Moving to Riyadh
The modern metropolis of Riyadh rises from the sultry heat of surrounding desert in a mirage of high-rise towers and sprawling skyscrapers. Once a small oasis settled for its palm trees, dates and orchards, Riyadh has matured to become Saudi Arabia’s capital and largest city.
As the centre of power and the commercial hub of the country, many expatriates have moved to Riyadh to pursue career paths and to climb the ladder of ambition. Current statistics even estimate that the expat community makes up nearly 40 percent of the city’s population. Such a large foreign presence is certainly a reassuring factor for expats moving to Riyadh who may be wary of the glaring restrictions of Islamic law.
Expats are bound to experience some culture shock when relocating to Riyadh. The city is one of the most conservative in Saudi Arabia, and the daily rhythms of life in the city are dictated by Muslim prayer times, which occur five times a day. With no cinemas, pubs or nightclubs in Riyadh, and alcohol banned, new arrivals may struggle to adjust to this restrictive social environment. The climate is another factor to contend with; summer temperatures can skyrocket over 122°F (50⁰C) and average at 113°F (45⁰C). It's also very dry throughout the year, and when the wind blows the city is often covered in a haze of sand.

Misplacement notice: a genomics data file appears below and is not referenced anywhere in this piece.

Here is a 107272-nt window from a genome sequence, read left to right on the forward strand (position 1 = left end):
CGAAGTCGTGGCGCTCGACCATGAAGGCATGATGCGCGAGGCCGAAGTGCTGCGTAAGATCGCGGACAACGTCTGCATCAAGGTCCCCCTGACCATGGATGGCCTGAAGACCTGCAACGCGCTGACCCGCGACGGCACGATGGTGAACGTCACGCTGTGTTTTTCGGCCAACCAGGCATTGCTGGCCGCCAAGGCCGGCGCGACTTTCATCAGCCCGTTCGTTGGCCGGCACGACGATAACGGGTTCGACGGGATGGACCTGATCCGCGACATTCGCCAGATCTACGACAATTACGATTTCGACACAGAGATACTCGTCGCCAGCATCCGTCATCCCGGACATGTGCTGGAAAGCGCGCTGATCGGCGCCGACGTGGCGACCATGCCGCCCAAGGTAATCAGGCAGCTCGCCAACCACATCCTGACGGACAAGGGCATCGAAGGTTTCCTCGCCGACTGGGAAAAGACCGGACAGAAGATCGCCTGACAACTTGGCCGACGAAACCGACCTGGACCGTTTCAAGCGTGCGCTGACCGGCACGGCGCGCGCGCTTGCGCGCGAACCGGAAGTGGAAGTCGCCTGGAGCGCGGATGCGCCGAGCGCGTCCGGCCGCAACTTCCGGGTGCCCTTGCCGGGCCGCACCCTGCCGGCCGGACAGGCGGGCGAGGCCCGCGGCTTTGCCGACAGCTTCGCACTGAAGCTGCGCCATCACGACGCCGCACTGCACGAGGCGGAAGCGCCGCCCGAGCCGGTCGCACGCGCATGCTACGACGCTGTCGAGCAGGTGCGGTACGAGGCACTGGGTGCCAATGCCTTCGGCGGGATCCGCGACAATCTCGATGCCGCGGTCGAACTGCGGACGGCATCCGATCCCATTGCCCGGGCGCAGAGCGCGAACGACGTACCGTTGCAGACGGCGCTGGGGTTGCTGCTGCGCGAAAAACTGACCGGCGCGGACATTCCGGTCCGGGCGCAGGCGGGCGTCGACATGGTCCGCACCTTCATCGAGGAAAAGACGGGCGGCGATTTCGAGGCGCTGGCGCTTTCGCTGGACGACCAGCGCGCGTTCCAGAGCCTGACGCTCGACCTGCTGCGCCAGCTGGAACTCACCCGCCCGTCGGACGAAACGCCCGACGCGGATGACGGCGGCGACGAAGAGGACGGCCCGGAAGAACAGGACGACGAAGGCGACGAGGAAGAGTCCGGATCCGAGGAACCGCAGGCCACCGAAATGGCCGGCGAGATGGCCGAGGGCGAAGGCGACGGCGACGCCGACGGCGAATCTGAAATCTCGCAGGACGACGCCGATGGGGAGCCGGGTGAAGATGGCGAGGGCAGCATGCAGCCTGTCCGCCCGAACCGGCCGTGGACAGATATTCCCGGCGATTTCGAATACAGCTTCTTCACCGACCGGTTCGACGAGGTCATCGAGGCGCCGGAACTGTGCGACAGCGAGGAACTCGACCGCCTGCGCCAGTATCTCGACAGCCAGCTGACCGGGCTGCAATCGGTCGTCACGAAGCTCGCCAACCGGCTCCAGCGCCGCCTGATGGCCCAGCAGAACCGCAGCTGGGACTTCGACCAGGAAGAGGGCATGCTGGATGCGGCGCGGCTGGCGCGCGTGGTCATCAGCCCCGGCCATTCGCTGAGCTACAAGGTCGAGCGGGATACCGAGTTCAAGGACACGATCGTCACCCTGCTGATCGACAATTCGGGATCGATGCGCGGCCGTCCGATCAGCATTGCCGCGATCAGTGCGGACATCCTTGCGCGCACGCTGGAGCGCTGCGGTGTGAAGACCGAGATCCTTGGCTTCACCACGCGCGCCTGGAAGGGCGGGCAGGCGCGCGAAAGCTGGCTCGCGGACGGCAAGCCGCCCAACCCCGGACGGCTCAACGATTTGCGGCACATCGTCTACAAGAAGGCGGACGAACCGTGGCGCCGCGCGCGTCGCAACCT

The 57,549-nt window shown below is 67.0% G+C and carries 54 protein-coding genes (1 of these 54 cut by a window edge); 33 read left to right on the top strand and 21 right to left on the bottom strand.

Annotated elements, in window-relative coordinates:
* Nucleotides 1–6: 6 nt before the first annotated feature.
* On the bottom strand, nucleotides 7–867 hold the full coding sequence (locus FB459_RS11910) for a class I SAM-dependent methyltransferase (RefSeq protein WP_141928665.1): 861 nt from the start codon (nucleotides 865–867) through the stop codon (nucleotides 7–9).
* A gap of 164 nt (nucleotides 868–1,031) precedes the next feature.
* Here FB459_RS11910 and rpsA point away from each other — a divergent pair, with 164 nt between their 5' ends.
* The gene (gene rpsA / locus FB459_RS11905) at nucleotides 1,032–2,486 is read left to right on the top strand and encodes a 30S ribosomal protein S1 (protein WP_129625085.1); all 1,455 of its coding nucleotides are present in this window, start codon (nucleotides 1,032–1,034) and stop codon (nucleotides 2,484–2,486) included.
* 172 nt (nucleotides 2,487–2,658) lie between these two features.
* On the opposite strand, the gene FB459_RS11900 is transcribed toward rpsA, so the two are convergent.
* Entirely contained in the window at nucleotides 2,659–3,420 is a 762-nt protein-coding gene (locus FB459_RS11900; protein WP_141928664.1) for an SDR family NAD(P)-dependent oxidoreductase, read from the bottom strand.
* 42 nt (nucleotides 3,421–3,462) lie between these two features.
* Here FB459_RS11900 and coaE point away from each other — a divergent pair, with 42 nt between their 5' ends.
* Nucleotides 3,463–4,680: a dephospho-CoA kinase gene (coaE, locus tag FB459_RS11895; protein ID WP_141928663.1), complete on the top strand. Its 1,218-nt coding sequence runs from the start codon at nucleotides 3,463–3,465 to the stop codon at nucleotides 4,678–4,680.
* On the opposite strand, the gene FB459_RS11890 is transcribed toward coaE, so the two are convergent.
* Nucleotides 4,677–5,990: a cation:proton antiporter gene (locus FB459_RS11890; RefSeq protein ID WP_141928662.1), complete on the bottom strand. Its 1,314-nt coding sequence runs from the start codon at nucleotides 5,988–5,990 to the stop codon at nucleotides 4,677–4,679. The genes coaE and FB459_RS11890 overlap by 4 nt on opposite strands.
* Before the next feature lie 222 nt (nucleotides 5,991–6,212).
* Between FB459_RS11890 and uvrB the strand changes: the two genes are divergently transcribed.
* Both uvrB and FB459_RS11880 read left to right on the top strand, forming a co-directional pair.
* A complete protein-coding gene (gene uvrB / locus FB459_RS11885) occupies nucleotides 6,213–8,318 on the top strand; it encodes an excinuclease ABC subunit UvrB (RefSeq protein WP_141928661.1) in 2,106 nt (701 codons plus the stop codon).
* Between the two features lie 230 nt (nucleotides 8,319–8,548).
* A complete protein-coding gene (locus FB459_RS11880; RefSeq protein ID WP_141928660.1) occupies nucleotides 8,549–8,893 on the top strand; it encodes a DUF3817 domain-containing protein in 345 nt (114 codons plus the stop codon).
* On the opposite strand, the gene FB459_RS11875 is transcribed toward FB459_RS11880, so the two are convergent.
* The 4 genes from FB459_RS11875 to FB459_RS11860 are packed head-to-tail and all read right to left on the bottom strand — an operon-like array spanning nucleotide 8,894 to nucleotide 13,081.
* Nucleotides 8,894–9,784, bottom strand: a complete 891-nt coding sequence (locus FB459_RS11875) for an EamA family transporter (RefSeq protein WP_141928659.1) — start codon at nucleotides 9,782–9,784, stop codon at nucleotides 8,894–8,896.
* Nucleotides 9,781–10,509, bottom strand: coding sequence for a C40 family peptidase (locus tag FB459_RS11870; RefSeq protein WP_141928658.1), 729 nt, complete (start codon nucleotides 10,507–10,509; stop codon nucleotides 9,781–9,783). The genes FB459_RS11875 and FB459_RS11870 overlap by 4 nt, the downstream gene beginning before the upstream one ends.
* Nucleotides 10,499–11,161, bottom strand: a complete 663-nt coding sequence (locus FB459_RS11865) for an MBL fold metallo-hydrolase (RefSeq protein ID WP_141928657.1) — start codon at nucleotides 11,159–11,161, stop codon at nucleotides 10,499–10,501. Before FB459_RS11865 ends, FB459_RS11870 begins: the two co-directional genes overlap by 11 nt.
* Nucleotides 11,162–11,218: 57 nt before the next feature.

Most Western expats are accommodated in residential compounds, often owned by their employers, scattered about the northern and eastern suburbs of Riyadh. Downtown housing tends to be taken by lower-salaried employees, both Saudi and expat. The residential compounds, depending on both their ownership and the cultural make-up of their residents, may be more liberal in their policies than the general situation might suggest. Men and women are permitted to socialise freely in these neighbourhoods, women can drive and the strict clothing rules for women do not apply. These self-contained housing complexes have all the modern amenities expats may require, including shops, gyms, tennis courts, and even schools, and an active social life can be enjoyed by all.
With a strict adherence to Sharia law and harsh punishments for indiscretions, crime is low in the city and expats should feel quite safe in Riyadh. Despite some international concerns over the threat of terrorism, there have been no recent significant incidents to warrant any further concerns, and security is tight in and around Western compounds. Driving is likely the most significant safety concern for expats living in Riyadh; Saudi Arabia has a poor road safety record and erratic driving and high speed are the norm on Riyadh’s roads.
Although plans are currently in place to begin construction of an integrated metro and bus transport system in Riyadh, the city’s transport infrastructure of today leaves most expats relying on their own vehicle or taxis for getting around. Taxis are abundant in the city, and the most viable option for women to travel around.
Despite the glitz and glamour of monstrous malls and futuristic architecture, Riyadh is still an Arab city in the heart of the Arab world. If the ancient mosques spotting and dotting the tree-lined highways aren’t enough of a reminder, the strict adherence to Islamic moral and cultural code will certainly do the job. Relocation to Riyadh is bound to be a challenging experience, but one that can be both a financially rewarding and culturally enriching experience, and one that expats should approach with an open mind.